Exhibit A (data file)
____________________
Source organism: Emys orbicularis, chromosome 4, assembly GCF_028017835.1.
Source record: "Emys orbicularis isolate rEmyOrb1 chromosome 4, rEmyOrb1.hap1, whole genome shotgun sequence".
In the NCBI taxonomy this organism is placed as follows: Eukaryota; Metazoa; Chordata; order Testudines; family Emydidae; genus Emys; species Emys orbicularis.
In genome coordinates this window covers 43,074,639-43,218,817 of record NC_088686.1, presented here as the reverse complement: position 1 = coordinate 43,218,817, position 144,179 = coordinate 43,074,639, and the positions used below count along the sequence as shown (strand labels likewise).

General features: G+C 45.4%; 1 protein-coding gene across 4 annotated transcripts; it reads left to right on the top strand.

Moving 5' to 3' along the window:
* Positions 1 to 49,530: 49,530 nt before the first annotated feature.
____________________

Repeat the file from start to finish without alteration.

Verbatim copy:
Source organism: Emys orbicularis, chromosome 4, assembly GCF_028017835.1.
Source record: "Emys orbicularis isolate rEmyOrb1 chromosome 4, rEmyOrb1.hap1, whole genome shotgun sequence".
In the NCBI taxonomy this organism is placed as follows: Eukaryota; Metazoa; Chordata; order Testudines; family Emydidae; genus Emys; species Emys orbicularis.
In genome coordinates this window covers 43,074,639-43,218,817 of record NC_088686.1, presented here as the reverse complement: position 1 = coordinate 43,218,817, position 144,179 = coordinate 43,074,639, and the positions used below count along the sequence as shown (strand labels likewise).

General features: G+C 45.4%; 1 protein-coding gene across 4 annotated transcripts; it reads left to right on the top strand.

Moving 5' to 3' along the window:
* Positions 1 to 49,530: 49,530 nt before the first annotated feature.